Because at the end of the day, the plan is only as good as the assumptions built into it. If someone wants to kid themselves that they’re going to win the lottery in 10 years and be able to ride off into the sunset, the plan is frankly a fraud and worthless to the client and the planner involved. On the other hand, by putting forward accurate data and making realistic and/or conservative assumptions, now we have a plan that is worthwhile – one that point outs your strengths and weaknesses and what needs work, what’s on track, etc.

As one can see, this kind of comprehensive financial planning is an on-going job and not a one-time shot in the dark. That being said, everyone needs a starting point. For those of you already working with a professional financial planner like DWM, you’re on the right track. For those of you not working with DWM already and getting the ongoing service described above, stay tuned for next week’s blog on our complimentary FINANCIAL WELLNESS ASSESSMENT.

WSJ: “Actively Managed or Index Funds? Why Not Both?”

passiveactiveicecreamWe agree. We’re not alone. A recent WSJ survey showed that 42% of investors own both active and passive funds, while 36% own only actively managed funds and 22% own only index/passive funds. Some investors swear by index funds and some love only active management. It really shouldn’t be an either or decision.

Use indexes/passive funds for efficient markets. As the Economist pointed out in their February 22nd issue, “The costs of actively managed funds are higher than most investors realize”. Think of it, an active fund needs to do research, make lots of trades, spend lots on marketing to “sell” their strategy and therefore, their cost of operations can be 1.50% or more. An index fund merely replicates an index and cost can be as low as .05%. Is it any wonder that 60%-80% of actively traded equity funds fail to beat their market index each year? And, 60% to 90% of actively traded fixed income funds fail as well. Why? Active management has to overcome high fees, transaction costs and tax ramifications.

Expenses matter. A 1% difference in performance over long time periods can really add up. $100,000 invested that earns 6% for 30 years grows to $574,000. At 5%, it only grows to $432,000; a 25% reduction.

We believe that traditional capital markets work and price securities fairly. Despite what the financial press and fund marketing literature suggests, study after study shows the majority of active managers underperform. So, yes, passive/index funds are superior to active funds for equity and fixed income- traditional efficient markets. But, what about non-traditional inefficient markets?

Use actively managed funds for inefficient markets. The last two decades have seen a great proliferation of investments that are not correlated to the stock market. Many are publicly traded and easily redeemable. They often follow hedge-fund like strategies designed to reduce volatility. These liquid alternatives may include arbitrage funds, global tactical allocation funds, closed-end specialty funds, MLPS, and long/short funds. Studies have shown that adding non-correlated assets to a portfolio can improve return and reduce volatility.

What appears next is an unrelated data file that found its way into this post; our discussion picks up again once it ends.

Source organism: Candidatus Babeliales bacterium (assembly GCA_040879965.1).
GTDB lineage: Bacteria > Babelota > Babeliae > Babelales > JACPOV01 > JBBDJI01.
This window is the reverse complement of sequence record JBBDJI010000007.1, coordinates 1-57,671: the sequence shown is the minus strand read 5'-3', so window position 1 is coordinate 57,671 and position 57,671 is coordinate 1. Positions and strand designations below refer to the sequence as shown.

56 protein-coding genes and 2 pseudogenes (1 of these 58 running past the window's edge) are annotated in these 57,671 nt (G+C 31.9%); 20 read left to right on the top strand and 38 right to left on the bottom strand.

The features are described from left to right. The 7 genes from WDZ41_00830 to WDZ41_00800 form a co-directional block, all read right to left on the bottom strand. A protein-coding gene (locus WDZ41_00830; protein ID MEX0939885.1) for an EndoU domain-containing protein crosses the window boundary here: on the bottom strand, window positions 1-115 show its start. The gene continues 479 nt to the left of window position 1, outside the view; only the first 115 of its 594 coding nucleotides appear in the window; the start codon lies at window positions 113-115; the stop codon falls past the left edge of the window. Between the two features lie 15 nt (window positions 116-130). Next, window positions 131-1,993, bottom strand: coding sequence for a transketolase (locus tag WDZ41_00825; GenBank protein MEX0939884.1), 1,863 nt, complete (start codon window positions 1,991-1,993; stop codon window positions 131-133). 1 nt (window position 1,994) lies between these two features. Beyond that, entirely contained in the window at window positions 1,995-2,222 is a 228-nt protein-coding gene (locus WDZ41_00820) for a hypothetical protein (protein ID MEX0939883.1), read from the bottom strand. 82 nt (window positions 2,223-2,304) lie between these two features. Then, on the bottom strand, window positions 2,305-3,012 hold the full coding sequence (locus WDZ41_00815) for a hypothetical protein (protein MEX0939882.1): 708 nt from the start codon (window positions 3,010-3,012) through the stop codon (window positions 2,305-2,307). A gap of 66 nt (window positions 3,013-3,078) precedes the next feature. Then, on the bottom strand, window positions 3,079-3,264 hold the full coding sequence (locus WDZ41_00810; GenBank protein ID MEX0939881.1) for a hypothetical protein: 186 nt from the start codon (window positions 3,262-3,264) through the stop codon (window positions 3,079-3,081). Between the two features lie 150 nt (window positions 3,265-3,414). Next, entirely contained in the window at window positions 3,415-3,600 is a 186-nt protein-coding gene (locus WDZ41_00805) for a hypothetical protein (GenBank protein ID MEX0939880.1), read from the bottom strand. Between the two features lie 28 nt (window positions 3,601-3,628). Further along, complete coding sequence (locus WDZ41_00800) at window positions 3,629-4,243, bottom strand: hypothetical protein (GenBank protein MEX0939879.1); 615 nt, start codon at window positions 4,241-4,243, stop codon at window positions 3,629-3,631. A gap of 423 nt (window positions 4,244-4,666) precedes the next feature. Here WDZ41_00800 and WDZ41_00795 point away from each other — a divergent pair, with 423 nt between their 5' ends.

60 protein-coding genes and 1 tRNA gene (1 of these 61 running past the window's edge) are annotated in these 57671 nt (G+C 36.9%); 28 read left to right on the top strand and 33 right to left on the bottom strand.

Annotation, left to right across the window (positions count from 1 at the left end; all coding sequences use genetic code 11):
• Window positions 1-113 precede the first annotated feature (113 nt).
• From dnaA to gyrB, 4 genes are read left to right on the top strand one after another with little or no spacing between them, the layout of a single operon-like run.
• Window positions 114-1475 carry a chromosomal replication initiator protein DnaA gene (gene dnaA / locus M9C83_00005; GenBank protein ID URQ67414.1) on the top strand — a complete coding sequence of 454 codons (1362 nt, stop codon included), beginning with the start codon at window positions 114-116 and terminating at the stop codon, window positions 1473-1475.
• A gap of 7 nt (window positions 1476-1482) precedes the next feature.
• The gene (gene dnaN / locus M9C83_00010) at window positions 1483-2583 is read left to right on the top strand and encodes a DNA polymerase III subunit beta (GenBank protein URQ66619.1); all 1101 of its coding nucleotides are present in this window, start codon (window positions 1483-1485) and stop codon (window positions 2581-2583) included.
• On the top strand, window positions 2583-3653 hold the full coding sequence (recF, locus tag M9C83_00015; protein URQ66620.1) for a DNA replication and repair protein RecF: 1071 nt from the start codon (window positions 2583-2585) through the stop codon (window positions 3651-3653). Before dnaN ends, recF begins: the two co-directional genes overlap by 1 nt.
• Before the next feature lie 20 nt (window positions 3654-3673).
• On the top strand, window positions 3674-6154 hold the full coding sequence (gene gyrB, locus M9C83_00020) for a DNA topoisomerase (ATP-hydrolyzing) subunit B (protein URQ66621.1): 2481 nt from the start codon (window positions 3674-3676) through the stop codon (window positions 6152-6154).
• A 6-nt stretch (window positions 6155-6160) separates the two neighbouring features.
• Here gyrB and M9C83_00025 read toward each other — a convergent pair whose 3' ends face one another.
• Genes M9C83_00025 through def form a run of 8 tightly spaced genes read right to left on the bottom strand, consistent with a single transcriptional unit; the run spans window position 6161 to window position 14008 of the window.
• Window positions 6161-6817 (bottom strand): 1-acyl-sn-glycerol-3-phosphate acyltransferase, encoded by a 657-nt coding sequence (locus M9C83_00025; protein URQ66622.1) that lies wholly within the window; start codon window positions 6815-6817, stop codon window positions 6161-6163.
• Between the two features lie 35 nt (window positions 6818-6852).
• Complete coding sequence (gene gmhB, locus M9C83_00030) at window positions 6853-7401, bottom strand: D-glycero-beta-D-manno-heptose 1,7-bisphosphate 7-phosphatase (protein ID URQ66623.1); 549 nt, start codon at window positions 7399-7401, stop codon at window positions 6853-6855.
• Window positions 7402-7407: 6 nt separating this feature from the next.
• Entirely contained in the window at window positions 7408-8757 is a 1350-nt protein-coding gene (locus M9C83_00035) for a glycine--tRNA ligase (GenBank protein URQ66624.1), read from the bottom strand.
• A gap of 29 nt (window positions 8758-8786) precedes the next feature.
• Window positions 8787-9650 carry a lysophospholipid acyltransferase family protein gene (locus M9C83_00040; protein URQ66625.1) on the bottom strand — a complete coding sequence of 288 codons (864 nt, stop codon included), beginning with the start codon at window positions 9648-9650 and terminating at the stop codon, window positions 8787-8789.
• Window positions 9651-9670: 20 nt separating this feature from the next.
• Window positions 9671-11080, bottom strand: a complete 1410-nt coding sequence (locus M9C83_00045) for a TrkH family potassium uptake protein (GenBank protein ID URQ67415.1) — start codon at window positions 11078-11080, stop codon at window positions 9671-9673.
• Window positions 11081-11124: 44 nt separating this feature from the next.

These actively managed alternative funds will typically have an operating expense ratio in the 1-2% range. This is understandable. They do considerable research. Their trading costs are often higher due to the use of derivatives and lots of trades. And, yes, they have marketing costs to educate and inform prospects and clients. One benchmark for these funds might be an “absolute return” of 1-6% above LIBOR.

“Use a mix of passive and active funds to bring down overall expenses and to hedge against market crosscurrents” was the conclusion of the WSJ article March 4th. Again, we agree. The bulk of a portfolio, equities and fixed income, should be in index/passive funds, with a weighted average operating expense of perhaps .35% or lower.

Passive and active funds perform differently in various market conditions. While stocks were up 30% last year, fixed income did poorly and a basket of liquid alternatives we follow had an absolute return of 4%. Then, in January, when stocks lost 3-4%, fixed income rebounded and this basket of liquid alternatives was slightly positive. In short, a nice blend of passive and active funds is designed to help investors participate in the upside of markets and protect in down markets. And, because DWM is committed to protecting and enhancing our clients’ net worth and legacy, that works well for us and our clients. Very well, indeed.